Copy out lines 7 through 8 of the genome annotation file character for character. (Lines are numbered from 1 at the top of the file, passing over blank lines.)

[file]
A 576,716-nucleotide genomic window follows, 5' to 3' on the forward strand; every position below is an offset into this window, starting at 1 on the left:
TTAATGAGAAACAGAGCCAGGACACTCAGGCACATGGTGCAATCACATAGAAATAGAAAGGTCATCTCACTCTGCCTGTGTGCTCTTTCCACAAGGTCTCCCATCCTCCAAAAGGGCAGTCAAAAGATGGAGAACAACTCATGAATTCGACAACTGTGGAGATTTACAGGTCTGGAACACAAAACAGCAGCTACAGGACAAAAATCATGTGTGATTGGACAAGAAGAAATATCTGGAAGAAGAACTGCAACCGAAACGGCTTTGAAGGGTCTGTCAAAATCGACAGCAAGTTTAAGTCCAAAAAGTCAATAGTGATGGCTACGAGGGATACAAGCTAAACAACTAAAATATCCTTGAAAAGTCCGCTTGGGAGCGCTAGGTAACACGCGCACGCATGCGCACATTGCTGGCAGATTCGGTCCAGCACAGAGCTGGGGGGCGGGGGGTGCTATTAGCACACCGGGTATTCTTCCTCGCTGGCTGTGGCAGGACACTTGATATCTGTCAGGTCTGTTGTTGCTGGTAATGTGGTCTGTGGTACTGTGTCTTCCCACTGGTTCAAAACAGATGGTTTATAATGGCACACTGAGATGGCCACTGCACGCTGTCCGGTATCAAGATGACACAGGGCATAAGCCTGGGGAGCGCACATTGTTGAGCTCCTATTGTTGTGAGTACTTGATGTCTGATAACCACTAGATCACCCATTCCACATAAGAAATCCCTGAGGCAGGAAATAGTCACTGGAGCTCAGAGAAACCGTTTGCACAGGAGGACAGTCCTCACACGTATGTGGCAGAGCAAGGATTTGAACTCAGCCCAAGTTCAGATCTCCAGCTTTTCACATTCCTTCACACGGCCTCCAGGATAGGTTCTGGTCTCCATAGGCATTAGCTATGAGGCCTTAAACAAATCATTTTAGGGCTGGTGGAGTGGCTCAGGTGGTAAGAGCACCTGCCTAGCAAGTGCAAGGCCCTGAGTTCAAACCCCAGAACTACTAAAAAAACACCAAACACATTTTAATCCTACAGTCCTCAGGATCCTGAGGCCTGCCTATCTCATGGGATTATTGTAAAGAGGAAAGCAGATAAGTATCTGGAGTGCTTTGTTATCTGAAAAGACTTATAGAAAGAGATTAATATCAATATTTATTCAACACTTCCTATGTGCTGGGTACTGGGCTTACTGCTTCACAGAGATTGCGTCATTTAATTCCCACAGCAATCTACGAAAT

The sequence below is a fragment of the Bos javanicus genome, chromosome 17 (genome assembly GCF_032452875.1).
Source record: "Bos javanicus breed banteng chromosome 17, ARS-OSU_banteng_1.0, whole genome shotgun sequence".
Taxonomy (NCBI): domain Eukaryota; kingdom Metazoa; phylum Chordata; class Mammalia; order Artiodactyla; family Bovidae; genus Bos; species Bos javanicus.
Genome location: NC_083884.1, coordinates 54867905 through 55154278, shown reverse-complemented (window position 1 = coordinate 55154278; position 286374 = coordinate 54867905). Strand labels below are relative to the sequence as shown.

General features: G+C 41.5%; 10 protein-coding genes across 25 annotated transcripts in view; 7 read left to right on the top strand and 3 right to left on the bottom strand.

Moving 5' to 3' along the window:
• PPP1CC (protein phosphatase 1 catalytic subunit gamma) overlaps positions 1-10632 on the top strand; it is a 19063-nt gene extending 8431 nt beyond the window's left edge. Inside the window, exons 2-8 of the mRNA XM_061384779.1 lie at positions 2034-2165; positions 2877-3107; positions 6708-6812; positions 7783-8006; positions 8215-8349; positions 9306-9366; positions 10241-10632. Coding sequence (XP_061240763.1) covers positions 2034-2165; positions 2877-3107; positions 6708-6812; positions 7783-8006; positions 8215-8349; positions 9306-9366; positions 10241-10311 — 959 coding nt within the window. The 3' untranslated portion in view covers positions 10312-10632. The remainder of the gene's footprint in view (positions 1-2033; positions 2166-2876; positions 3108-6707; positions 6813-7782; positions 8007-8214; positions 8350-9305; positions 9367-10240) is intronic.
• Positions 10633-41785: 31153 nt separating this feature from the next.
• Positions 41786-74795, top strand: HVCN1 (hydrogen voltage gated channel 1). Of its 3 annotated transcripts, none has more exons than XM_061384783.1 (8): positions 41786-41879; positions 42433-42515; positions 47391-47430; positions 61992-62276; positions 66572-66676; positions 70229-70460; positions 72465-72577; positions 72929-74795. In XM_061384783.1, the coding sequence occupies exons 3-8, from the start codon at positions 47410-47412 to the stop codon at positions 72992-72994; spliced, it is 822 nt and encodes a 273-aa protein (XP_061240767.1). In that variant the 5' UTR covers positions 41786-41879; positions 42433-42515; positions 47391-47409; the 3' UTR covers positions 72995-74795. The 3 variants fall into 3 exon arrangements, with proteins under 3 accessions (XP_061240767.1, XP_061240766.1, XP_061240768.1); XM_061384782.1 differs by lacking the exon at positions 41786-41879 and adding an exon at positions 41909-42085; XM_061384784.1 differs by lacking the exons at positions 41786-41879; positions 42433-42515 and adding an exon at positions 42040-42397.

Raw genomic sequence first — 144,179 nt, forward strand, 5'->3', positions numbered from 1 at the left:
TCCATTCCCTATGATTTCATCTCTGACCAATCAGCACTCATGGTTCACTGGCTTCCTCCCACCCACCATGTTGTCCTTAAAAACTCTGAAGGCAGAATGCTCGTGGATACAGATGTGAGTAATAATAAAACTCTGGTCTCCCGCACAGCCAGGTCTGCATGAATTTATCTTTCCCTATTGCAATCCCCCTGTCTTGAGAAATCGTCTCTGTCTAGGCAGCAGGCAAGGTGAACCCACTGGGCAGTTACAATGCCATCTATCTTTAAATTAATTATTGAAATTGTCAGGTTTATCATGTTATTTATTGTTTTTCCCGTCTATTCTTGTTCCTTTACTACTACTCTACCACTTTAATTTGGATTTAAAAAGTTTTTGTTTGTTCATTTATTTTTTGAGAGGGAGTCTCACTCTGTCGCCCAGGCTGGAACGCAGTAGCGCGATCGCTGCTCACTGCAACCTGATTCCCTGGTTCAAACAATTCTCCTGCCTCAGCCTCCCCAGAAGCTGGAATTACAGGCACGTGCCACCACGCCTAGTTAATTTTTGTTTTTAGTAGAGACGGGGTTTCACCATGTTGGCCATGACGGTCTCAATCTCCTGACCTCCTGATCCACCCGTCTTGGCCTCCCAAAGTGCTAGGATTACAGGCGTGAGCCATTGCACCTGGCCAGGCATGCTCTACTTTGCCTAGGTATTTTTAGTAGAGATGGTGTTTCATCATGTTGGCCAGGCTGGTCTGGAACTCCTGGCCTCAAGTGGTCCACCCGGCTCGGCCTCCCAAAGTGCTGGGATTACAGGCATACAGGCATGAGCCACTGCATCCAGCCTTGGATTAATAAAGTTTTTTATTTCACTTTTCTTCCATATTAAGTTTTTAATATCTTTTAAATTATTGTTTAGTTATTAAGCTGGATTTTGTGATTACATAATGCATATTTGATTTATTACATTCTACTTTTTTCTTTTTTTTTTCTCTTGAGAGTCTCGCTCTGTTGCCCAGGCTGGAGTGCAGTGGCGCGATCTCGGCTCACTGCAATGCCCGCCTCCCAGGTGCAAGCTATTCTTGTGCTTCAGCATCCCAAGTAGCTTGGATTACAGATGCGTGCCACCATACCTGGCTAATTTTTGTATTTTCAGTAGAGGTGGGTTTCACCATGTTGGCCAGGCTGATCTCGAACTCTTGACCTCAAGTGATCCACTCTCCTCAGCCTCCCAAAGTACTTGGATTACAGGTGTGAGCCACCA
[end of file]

General features: G+C 41.5%; 10 protein-coding genes across 25 annotated transcripts in view; 7 read left to right on the top strand and 3 right to left on the bottom strand.

Moving 5' to 3' along the window: